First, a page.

Which of Flanagan’s propositions are the most aligned with your own goals, and why?

I think the third proposition is most aligned with my goals. The first two propositions suggests that the content of games can be critical to encourage players to think critically about issues presented in it. I think these properties are more or less not unique to games. One can also create movies, writings, images to similar effects. So even though game / interactive art is a very good medium for these kind of criticality, and these criticality are very interesting and important themselves, I’m more interested in the third proposal in comparison.

The third proposal deals with new kinds of play. The entire mode of interaction can be different. Each instance is almost like a new medium. For me I find the notion of “new” very central to me when I think about projects I want to make. I think it is what makes me excited about anything.


Matter.js + Webcam Hand Tracking: Real Hand Puppeteering

This project allows users to puppeteer a rag doll with their real hands in their browsers through gesturing in front of webcam. (

^ an animated GIF showing a play session

I came up with the idea since it appears to me that human body tracking and physic engines combines well. Maybe it’s because we always wanted touch and feel objects.

I never learned to puppeteer in real life. I thought rag doll physics might simulate it well, so it’s also a chance to try out puppeteering virtually.

Hand tracking has been around for a long time, but I want to make a new tracker in js for the browser so everyone can play without acquiring hardware or software.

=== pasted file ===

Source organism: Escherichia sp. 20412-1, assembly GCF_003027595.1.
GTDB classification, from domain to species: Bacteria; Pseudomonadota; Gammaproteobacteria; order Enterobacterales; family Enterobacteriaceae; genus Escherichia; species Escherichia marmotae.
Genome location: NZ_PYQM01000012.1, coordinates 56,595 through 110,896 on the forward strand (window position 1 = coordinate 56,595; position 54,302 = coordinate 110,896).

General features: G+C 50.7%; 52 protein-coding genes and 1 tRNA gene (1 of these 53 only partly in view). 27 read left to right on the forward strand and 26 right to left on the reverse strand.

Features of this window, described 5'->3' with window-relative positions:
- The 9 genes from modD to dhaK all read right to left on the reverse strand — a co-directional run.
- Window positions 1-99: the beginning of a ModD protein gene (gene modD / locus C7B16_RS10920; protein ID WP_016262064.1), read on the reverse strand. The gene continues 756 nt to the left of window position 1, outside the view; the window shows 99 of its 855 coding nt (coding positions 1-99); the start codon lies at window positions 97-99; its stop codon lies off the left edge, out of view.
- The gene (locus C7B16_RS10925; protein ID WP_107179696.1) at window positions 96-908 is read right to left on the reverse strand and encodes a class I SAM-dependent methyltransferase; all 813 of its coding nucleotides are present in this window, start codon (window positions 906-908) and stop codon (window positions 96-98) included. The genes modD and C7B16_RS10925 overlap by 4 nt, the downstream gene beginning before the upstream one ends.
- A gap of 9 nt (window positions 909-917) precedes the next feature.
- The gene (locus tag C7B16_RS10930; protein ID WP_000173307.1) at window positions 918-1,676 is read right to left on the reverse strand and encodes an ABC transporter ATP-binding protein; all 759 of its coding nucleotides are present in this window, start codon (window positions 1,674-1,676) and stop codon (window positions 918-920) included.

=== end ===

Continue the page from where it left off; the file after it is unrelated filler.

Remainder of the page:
I used matter.js for the physics engine, mainly because I wanted to try something new. But in retrospect, maybe box2d.js would have worked better. However, matter.js seem to have an easier API compared to box2d.js’s automatically ported C-style code.

^ screenshot showing debug screen and camera view.

Custom Software for Hand Tracking in the Browser

Demo of finger tracking available on Glitch:

^ Screenshot showing detection and tracking of multiple hands and fingers

OpenCV.js is used to write all the computer vision algorithms. I used HSV ranges, convex hulls etc. to find fingers in web cam image.


  • Face and hands of the same person have at least somewhat similar color
  • Background is not exactly same color as skin
  • Person relatively near the camera, and their face is visible
  • Person is not totally naked
  • Person not wearing gloves or have stuff over their faces

I’ve worked with OpenCV in C++ and python, but haven’t used the JavaScript port. So this time I gave it a try. I think the speed is actually OK, and API is almost the same as in C++.

^ Testing algorithm before different backgrounds and lighting situations to make sure it is robust.


I think the result is quite fun, but I’m most bothered by matter.js’s rag doll simulation (which I based on their official demo). Sometimes the rag dolls fly away for no apparent reason. One probability is that I’m missing something in the parameters that I need to tweak.

Another problem is that hand tracking is lowering the FPS a lot. When there’s either only physics or only hand tracking, it’s pretty smooth, but when there’s both, things started to get slow.

In terms of puppeteering, I was only able to make the puppet jerk its arm or move a leg. There’s no complex movements such as walking, punching, etc. But I think it’s still interesting to experiment with.

In the future I can also add other types of interactions to the system, for example shooting stuff from fingers, grabbing/pushing objects, etc.

Video Documentation